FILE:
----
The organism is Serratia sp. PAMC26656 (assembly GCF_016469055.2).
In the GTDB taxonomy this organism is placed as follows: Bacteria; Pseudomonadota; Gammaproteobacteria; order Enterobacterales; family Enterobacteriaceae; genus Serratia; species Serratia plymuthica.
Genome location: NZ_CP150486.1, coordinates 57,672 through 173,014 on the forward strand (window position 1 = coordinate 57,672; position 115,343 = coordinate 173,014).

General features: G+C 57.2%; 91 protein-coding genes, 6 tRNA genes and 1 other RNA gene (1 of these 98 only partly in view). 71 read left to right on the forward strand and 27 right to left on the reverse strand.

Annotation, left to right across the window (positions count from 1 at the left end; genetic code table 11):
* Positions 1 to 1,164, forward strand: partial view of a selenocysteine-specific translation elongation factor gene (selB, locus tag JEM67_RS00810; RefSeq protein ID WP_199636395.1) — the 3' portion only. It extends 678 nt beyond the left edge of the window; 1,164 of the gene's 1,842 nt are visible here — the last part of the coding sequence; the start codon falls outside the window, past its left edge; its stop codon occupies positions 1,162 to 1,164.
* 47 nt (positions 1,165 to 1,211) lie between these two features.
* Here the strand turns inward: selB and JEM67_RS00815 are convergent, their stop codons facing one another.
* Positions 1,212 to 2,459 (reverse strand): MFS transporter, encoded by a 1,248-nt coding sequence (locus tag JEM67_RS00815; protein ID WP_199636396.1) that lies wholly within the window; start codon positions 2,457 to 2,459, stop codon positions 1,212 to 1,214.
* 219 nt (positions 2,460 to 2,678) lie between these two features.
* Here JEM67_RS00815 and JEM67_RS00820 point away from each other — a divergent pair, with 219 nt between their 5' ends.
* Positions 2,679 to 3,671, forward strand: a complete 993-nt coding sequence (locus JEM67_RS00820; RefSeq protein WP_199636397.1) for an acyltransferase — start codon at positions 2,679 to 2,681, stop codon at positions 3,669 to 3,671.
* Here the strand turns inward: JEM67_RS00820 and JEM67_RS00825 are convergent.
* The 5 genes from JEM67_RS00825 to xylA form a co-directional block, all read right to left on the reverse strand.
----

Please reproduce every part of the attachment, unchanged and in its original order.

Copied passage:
The organism is Serratia sp. PAMC26656 (assembly GCF_016469055.2).
In the GTDB taxonomy this organism is placed as follows: Bacteria; Pseudomonadota; Gammaproteobacteria; order Enterobacterales; family Enterobacteriaceae; genus Serratia; species Serratia plymuthica.
Genome location: NZ_CP150486.1, coordinates 57,672 through 173,014 on the forward strand (window position 1 = coordinate 57,672; position 115,343 = coordinate 173,014).

General features: G+C 57.2%; 91 protein-coding genes, 6 tRNA genes and 1 other RNA gene (1 of these 98 only partly in view). 71 read left to right on the forward strand and 27 right to left on the reverse strand.

Annotation, left to right across the window (positions count from 1 at the left end; genetic code table 11):
* Positions 1 to 1,164, forward strand: partial view of a selenocysteine-specific translation elongation factor gene (selB, locus tag JEM67_RS00810; RefSeq protein ID WP_199636395.1) — the 3' portion only. It extends 678 nt beyond the left edge of the window; 1,164 of the gene's 1,842 nt are visible here — the last part of the coding sequence; the start codon falls outside the window, past its left edge; its stop codon occupies positions 1,162 to 1,164.
* 47 nt (positions 1,165 to 1,211) lie between these two features.
* Here the strand turns inward: selB and JEM67_RS00815 are convergent, their stop codons facing one another.
* Positions 1,212 to 2,459 (reverse strand): MFS transporter, encoded by a 1,248-nt coding sequence (locus tag JEM67_RS00815; protein ID WP_199636396.1) that lies wholly within the window; start codon positions 2,457 to 2,459, stop codon positions 1,212 to 1,214.
* 219 nt (positions 2,460 to 2,678) lie between these two features.
* Here JEM67_RS00815 and JEM67_RS00820 point away from each other — a divergent pair, with 219 nt between their 5' ends.
* Positions 2,679 to 3,671, forward strand: a complete 993-nt coding sequence (locus JEM67_RS00820; RefSeq protein WP_199636397.1) for an acyltransferase — start codon at positions 2,679 to 2,681, stop codon at positions 3,669 to 3,671.
* Here the strand turns inward: JEM67_RS00820 and JEM67_RS00825 are convergent.
* The 5 genes from JEM67_RS00825 to xylA form a co-directional block, all read right to left on the reverse strand.